Stick with your plastic body filler
I am restoring a 1941 Studebaker Champion coupe and am in the process of stripping the paint off of it. Where the top seams are formed there is lead filler that is deteriorating and falling out. An old-timer in my neighborhood told me that to do the job right, I would need to use lead again to fill it. Is this true? I am experienced with plastic filler and know how to work with it, but I have never tried lead. What should I do?
Most old-time body pros will tell you that they used lead in the old days because it was all they had. It is better for some applications such as places where there will be a lot of flexing and vibration and along edges of panels, but for the most part the modern plastic fillers are far easier to use and superior to lead in many ways. Plastic filler gets a bad rap mostly because it is so versatile that it is sometimes used in ways and amounts that were never intended by the manufacturers.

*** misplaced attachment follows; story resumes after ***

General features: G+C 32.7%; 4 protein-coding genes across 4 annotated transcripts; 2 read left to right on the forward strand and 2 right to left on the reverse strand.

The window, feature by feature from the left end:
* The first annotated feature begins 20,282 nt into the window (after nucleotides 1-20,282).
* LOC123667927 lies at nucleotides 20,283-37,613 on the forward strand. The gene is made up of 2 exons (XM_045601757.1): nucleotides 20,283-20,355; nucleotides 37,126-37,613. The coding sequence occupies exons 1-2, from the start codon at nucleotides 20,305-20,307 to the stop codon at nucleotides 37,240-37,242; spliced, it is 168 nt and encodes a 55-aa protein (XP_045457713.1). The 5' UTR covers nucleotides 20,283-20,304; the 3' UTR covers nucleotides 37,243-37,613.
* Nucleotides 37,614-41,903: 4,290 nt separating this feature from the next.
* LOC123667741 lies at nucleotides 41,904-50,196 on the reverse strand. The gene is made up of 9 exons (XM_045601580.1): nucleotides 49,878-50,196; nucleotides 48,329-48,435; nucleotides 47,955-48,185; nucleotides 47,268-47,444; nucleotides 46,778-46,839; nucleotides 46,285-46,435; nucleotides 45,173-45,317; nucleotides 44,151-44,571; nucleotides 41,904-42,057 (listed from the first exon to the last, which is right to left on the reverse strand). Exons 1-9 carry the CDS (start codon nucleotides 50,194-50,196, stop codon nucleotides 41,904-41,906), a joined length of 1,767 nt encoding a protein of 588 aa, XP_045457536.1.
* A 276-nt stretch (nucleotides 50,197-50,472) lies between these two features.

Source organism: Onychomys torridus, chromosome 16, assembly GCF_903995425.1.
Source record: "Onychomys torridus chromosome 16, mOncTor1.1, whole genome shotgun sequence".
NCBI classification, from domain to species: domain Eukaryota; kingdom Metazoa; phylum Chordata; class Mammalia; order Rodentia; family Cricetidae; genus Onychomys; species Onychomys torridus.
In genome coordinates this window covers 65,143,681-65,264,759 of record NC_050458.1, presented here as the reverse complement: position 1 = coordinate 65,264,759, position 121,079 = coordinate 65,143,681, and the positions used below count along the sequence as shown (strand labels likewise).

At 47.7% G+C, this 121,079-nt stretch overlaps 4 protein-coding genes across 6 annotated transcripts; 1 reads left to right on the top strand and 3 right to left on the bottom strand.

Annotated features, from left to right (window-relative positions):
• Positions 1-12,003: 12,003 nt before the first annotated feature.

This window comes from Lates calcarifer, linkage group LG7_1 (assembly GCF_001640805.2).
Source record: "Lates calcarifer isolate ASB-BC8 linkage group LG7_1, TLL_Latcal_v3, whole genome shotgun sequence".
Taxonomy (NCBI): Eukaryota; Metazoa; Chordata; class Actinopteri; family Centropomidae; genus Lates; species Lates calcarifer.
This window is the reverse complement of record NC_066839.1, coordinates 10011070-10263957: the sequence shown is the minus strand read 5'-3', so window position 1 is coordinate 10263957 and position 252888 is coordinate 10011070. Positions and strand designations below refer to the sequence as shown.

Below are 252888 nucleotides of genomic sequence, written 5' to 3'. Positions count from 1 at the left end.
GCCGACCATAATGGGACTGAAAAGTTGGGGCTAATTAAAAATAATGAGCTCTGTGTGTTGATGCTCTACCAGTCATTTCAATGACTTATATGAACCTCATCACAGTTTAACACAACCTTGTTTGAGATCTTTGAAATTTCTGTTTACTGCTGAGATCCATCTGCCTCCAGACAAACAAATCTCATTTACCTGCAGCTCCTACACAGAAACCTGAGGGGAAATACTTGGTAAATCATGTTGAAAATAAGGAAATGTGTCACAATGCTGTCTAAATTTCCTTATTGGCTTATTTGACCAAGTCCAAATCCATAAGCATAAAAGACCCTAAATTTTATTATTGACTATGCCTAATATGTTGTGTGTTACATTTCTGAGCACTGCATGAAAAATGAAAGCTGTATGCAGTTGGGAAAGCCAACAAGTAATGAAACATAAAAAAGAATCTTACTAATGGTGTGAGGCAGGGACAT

Lead is harder to master, and it too has its downsides. The metal to be leaded needs to be tinned so the lead will stick, and unless you get absolutely all the tinning solution off of the metal afterward, the paint you put over it will craze and crack. Also, lead is toxic and must be handled carefully. Plastic filler isn’t good for you either, so you will want to wear a particle mask while working with it. But plastic filler mixed and used properly, (no more than 1/8” thick when finished) will hold up fine.
Your car originally was finished with lead because plastic filler wasn’t invented until the late 1940s and didn’t come into common use until the late ’50s.
Which filler you use won’t make any difference in the appearance of the car. And used as intended, plastic will hold up as well as lead. The only reason I could imagine for using lead in place of plastic filler is if you wanted the car to be original right down to the unseen details.
My favorite filler is Evercoat Rage Gold. It costs a little more, but it is easier to use.